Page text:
Busting 4 Myths About Greyhounds (And Why They Make Such Great Pets!)

Greyhounds are the talk of the dog world at the moment, however we think they can often be a little misunderstood. To set the record straight, we’ve put together our take on four common myths surrounding the beautiful Greyhound breed, and why adopting one into your home might be the best decision you could ever make!

I hated seeing Greyhounds being used for racing, but surely this still means they’re naturally super active and need loads and loads of exercise?

We don’t blame you for thinking that Greyhounds would need loads of exercise and have an endless supply of energy, given all that running they’ve been forced to do in the past. However, the key word here is definitely ‘forced’. The Greyhounds used in the racing industry were usually trained from birth to run – it wasn’t necessarily what they needed to be doing every day. In fact, it was quite the opposite!

Greyhounds don’t need any more exercise than any other standard dog breed to be kept happy and healthy. As long as they’re taken for two walks everyday they’ll be more than happy to just stroll along with you.

Don’t think that if you have a Greyhound you’ll be running around with her for hours and hours.

I know it’s the law for Greyhounds to wear muzzles in public. This is because they’re really aggressive, right? 

Currently, it is a legal requirement for all Greyhounds to wear muzzles when they’re in public, unless they’ve been exempted through a recognised assessment program, such as Greenhounds. However, this law was born out of the racing industry, and is an extension of the Greyhound racing rules for race dogs living and being trained within the community. This rule is an example of Breed Specific Legislation, as it’s been put in place based on breed, rather than each dog’s individual behaviour. We think this is pretty unfair, as there’s no evidence to show that Greyhounds pose more risk to the public than any other type of dog!

When people see Greyhounds out in public and they’re always wearing a muzzle, it contributes to the perception that they’re dangerous, or aggressive, or snappy. This couldn’t be further from the truth. Greyhounds are generally friendly and have quiet, loving dispositions, making them the perfect pet. Thankfully, compulsory muzzling requirements are currently under legal review.

They need massive backyards to run around in, right?

Contrary to belief, Greyhounds often don’t need a lot of space, so might make the perfect dog for apartments or small houses. Of course every dog will have different levels of energy, but in general greyhounds love to sleep, and enjoy nothing more than just curling up on the couch with you. As long as they’ve got a private spot in the house or apartment to call their own, they don’t need a big backyard. They’re also very quiet dogs, so don’t tend to bark or vocalise very much, especially when they’re comfortably at home. This should keep your neighbours happy!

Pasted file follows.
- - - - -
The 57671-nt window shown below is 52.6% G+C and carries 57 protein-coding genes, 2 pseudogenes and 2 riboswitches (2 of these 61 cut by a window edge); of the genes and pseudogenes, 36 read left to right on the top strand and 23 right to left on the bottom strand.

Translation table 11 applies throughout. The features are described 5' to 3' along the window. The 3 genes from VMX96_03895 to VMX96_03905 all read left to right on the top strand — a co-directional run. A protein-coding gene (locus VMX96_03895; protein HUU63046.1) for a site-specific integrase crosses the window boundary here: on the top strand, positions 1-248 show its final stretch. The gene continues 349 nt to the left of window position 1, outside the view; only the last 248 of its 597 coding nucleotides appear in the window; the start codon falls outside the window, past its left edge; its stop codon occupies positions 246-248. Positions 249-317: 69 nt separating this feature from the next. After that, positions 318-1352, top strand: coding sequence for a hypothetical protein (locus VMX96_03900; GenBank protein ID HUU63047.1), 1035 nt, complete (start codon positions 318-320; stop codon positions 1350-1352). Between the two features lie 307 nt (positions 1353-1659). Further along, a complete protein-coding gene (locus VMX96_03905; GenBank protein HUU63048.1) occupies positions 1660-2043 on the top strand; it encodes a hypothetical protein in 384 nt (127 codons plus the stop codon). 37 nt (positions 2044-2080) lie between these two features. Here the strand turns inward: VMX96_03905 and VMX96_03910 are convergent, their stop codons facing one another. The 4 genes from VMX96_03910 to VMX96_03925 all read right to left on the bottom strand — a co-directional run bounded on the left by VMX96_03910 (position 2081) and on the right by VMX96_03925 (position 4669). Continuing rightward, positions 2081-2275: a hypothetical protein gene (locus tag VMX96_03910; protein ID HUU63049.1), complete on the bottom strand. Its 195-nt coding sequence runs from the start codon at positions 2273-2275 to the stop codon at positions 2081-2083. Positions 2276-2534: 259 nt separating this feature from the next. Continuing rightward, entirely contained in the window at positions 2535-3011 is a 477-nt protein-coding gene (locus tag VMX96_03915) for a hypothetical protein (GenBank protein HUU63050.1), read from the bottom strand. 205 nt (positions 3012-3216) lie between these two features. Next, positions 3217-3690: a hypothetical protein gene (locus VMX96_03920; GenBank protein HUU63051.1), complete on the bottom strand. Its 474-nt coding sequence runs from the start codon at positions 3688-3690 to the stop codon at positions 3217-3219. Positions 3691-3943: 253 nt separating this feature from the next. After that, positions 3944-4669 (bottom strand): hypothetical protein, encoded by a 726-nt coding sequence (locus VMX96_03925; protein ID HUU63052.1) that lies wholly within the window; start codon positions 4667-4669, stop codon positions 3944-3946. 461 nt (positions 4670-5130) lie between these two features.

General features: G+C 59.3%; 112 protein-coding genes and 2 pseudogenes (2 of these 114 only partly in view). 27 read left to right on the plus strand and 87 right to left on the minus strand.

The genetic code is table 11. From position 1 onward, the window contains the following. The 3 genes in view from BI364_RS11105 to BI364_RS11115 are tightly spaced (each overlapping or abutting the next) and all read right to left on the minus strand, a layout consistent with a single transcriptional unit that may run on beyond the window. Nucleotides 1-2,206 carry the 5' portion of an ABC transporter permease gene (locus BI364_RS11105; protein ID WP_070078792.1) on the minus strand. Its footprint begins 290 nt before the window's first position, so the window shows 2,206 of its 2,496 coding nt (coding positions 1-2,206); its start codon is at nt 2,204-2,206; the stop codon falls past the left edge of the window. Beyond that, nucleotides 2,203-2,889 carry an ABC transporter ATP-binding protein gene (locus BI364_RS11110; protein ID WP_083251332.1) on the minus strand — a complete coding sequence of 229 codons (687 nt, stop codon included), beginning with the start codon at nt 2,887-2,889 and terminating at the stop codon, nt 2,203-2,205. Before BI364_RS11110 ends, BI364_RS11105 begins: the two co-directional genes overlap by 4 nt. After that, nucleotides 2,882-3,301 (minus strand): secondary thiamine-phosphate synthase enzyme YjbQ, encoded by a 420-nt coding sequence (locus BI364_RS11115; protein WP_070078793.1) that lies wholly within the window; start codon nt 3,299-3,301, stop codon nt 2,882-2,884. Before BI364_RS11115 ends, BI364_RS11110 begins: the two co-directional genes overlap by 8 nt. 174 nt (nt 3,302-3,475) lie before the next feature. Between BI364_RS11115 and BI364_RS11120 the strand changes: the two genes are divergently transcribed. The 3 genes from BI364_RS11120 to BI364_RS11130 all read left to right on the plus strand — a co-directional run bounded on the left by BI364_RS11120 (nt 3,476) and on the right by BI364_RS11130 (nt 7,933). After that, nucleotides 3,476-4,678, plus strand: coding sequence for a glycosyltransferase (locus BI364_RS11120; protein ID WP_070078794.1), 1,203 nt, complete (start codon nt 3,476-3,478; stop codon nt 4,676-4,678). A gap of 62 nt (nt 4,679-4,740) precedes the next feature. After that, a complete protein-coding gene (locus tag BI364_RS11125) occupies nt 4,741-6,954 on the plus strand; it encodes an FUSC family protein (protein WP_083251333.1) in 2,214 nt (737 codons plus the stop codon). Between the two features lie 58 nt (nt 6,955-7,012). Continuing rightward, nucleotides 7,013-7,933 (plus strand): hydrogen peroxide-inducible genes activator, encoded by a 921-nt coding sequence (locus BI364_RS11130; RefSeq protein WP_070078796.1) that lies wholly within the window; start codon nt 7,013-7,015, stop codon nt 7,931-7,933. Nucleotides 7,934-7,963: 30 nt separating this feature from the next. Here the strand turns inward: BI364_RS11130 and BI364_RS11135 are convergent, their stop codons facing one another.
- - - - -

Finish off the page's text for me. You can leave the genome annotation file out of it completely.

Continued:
I’ve heard retired greyhounds have problems with toilet training and learning how to socialise with other dogs. Can they ever get better at this?

If you’re thinking about making the decision to adopt a retired greyhound, congratulations. You might have just started the most rewarding and feel-good journey of your life! Greyhounds can, and do, make great pets.

Unfortunately, retired racing Greyhounds can sometimes have issues with socialising with other animals and people. They’ve been through a traumatic experience, and often haven’t been given the care and training they need to know how to behave properly. But there’s absolutely nothing to say that you can’t work with them to help them improve and live a happy life with you.

Being gentle, slow and encouraging and doing daily training with your Greyhound (including steady and careful exposure to other people and animals) will build up their confidence and make them more likely to be friendly. If you’re still having trouble after a couple of months or your Greyhound is starting to become more fearful, consult with a veterinary behaviour specialist to see what can be done. Remember, your furry friend won’t necessarily have grown up in a home environment, so you can’t expect them to automatically know how to behave in one.

In terms of toileting, teaching your greyhound to go where you want him to go doesn’t have to be hard. Most dogs want to go after they wake up or after eating, so recognise the signs (whimpering, scratching at the door, walking around a lot etc.) and show him where he should go. Remember to always use lots of positive words and praise. Never punish your Greyhound if he makes a mess inside – patience is key. And of course, always give him plenty of opportunity to go to the toilet in the correct place. Who says you can’t teach an old dog new tricks!

All in all, adopting a furry family member into your home is an amazing experience, and Greyhounds are a great option! They’re quiet, affectionate, minimal fuss and always there for a cuddle when you get home from work.